It Ain't Always Black & White

I’m always looking for books about whales and oceans that go beyond the black and white debates out there. Like my art, shown again, that honors black and white orcas above, I’m more interested in the colors in between.

Here’s a book I didn’t think I’d finish at first. Once I got past some details about the biochemistry of diving, I couldn’t put it down. James Nestor is a reporter who got hooked by freediving and he shares his own learning curves and the people he met in Deep.


Freediving allows humans to go down to 300 feet or more with no air supply at all. No SCUBA. Apparently there is a mechanism, the “life switch” that occurs when your face goes in the water that lets our bodies adapt pretty weirdly. With training, you go down and back up again on one breath and without getting the bends when you return to the surface. If you do it right.


The author did ultimately learn to do it right and met two types of freedivers. There were those that dove in competitions. They risked major harm and death to be the first to go the furthest under various conditions (types of fins, guide ropes, etc.). Good to note that in scoring a dive a success, blood in the mask is not a deduction (and, apparently, not unusual!). So that’s one group.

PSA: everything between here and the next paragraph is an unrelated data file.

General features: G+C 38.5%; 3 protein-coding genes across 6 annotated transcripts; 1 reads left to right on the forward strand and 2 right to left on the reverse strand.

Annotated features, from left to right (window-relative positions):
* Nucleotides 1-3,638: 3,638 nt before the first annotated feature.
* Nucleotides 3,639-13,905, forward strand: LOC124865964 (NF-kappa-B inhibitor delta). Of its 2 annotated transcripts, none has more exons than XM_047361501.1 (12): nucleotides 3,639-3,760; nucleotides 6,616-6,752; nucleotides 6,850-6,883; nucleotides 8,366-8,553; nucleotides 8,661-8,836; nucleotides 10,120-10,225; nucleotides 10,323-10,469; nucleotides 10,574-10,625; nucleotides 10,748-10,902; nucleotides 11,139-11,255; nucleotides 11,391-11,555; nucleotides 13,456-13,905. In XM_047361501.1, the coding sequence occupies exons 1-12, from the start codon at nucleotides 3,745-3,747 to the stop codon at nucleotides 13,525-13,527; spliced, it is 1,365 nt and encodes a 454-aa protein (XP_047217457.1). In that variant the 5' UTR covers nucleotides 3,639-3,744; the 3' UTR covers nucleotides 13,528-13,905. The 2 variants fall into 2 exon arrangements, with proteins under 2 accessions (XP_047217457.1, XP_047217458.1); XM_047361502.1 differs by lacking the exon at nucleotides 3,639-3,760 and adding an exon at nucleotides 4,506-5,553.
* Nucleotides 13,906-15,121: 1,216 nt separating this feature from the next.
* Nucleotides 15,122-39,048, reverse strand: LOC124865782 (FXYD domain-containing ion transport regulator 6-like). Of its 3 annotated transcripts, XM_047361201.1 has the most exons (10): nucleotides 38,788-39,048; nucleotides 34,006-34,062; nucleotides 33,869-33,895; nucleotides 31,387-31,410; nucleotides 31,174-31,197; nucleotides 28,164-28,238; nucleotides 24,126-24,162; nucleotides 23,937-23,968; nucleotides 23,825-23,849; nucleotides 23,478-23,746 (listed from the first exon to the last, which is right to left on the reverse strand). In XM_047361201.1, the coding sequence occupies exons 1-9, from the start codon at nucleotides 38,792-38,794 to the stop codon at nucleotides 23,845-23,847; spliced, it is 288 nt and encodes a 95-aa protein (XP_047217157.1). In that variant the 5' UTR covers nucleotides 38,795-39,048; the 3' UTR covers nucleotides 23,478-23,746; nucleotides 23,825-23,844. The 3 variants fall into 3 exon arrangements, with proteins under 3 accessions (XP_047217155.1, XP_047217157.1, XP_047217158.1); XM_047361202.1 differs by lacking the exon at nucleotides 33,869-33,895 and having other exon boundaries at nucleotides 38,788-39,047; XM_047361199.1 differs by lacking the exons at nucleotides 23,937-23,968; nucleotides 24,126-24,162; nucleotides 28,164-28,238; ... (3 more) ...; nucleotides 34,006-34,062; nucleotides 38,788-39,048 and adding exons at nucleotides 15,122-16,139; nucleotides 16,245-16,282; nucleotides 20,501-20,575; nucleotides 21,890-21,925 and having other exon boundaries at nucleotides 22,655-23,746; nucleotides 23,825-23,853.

The other group is exemplified by Fabrice Schnoller who uses freediving to explore whale life. Thosee in this group use the analogy that diving with bubbling SCUBA is like walking in the woods while carrying a running leaf blower. The guideline of this group is to go down and wait, to let the whales come to them. Schnoller’s team shares open source whale data and some beautiful videos, including one mentioned in my last post.

Beyond Black and White

Nestor explores the debate about exploration being the “good” use of freediving vs. the less admirable competitions that some say encourage needless risks and give a bad reputation to the sport. I do love a good debate about the black and white of things but also liked Nestor’s awareness of the interplay of the two. He points out that much of what the explorers can do with their freediving was pioneered by the folk who pushed boundaries to win those competitions. In any case, the black and white have led to a lively book by Nestor and some very colorful videos*5 from Schnoller’s team, both a great boon for those of us who don’t dive at all.